Tear Down That Paywall! Publishers Can't Afford to Repel New Readers

By Mutter, Alan D. | Editor & Publisher, December 2015 | Go to article overview

Tear Down That Paywall! Publishers Can't Afford to Repel New Readers


Mutter, Alan D., Editor & Publisher


The newspaper publishers who put paywalls on their websites in the last few years should declare victory and tear them down before the barriers become more trouble than they are worth.

It's true that paywalls slightly ameliorated the 40 percent dive in the industry's aggregate revenues in the last decade. But the continued use of pay systems is bound to limit audience growth at a time when hilly 79 percent of the traffic to the typical news site comes from casual visitors, instead of people navigating directly to NewspaperSite.Com.

More on that in a moment. First, the background:

After giving away their content for free for more than a decade, a growing number of newspapers in the last few years began putting paywalls on their websites. In all, about 450 of the nation's 1,300 papers operate paywalls, according to Meres & Technology magazine.

Publishers opted for paywalls, in part, because they wanted to emphasize the value of the content they invest in producing. Even though one of three newsroom jobs has been eliminated by expense cutting in the last decade, newspapers still put more journalistic feet on the street than any other medium.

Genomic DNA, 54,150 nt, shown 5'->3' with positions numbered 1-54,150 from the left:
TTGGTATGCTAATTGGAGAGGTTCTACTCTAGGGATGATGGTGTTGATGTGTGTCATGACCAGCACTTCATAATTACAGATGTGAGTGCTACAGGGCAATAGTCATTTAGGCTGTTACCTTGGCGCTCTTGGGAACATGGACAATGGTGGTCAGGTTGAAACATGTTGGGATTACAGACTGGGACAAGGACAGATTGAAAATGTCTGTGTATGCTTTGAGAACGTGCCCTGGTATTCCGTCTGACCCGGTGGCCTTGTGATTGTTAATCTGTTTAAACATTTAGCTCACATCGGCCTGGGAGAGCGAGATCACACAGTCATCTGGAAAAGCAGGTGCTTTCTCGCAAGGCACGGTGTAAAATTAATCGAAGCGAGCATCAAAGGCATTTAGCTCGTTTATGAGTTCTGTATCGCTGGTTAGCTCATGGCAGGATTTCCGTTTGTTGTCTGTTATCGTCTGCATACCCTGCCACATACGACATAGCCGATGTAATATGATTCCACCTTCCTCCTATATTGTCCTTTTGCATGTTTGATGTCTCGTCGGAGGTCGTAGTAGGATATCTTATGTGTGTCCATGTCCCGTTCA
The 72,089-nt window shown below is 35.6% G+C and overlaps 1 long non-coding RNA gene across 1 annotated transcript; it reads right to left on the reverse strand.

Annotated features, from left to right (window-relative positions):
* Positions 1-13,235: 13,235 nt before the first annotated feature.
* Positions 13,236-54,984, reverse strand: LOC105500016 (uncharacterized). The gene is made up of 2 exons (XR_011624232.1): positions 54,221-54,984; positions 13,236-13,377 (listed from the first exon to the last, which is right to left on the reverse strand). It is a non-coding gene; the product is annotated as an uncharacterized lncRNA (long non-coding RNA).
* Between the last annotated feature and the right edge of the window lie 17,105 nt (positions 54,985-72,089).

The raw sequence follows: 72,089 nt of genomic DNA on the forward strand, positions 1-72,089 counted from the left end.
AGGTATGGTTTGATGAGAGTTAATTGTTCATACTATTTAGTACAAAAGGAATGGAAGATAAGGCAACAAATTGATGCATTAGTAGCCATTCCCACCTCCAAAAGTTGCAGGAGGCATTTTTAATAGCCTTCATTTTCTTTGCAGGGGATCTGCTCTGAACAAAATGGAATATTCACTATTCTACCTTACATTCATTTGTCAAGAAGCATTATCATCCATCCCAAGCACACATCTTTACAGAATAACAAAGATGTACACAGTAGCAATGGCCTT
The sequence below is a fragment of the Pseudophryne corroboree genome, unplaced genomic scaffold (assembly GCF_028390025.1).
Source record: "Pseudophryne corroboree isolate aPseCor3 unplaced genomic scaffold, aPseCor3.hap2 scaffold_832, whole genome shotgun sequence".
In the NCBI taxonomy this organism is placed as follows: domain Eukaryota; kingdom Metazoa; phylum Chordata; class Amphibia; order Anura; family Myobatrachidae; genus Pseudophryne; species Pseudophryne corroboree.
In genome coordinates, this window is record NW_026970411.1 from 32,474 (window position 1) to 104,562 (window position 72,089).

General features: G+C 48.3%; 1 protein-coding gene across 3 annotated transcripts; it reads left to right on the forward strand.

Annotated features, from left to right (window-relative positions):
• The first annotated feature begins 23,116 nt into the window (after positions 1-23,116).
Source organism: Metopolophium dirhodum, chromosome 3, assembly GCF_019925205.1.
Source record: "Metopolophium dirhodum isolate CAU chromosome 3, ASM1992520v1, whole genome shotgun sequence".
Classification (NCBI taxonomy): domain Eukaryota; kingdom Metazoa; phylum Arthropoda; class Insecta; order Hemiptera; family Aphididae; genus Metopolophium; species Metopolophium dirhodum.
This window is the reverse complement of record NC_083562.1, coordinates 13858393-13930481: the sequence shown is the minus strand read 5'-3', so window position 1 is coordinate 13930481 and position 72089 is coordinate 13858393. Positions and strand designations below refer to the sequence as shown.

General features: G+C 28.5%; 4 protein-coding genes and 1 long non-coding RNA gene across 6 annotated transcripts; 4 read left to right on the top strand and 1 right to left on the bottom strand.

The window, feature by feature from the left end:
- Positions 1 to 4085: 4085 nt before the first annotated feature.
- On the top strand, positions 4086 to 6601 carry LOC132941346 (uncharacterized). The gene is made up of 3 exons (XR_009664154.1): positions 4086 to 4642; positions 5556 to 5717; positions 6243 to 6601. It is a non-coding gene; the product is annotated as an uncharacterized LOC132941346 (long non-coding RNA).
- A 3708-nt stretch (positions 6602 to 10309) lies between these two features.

The primary reason publishers installed paywalls was to help offset a catastrophic collapse that took industry sales from a record $60 billion in 2005 to an estimated $34 billion in 2015. (The revenue statistics cited in this article are from the Newspaper Association of America. After publishing detailed data since 1950, the trade association stopped issuing sales reports as of 2013, requiring folks like me to project performance in subsequent years from the financials of the publicly traded newspaper companies).

When publishers launched their paywalls, they hoped to attract bazillions of new customers itching to pay for digital content. Unfortunately, that didn't happen. In but one example, the Gannett Co., the biggest newspaper publisher in the land, reported awhile back that it had acquired fewer than 60,000 digital-only subscribers--a sum equal to about two percent of the 3 million print copies in sold on an average day.

Yes, the Wall Street Journal and New York Times each has about 1 million digital-only subscribers. But they are unlike the typical newspaper in that they are mission-critical reading for the international elites in government, business and academia, whose readers for the most part pay with the boss's credit card. To put those achievements in perspective, 1 million paid readers represents a puny penetration of 0.03 percent of the 3 billion Internet users in the world. Further, 1 million paid subs pales against the 65 million subscribers of Netflix and the 20 million subscribers at Spotify. …

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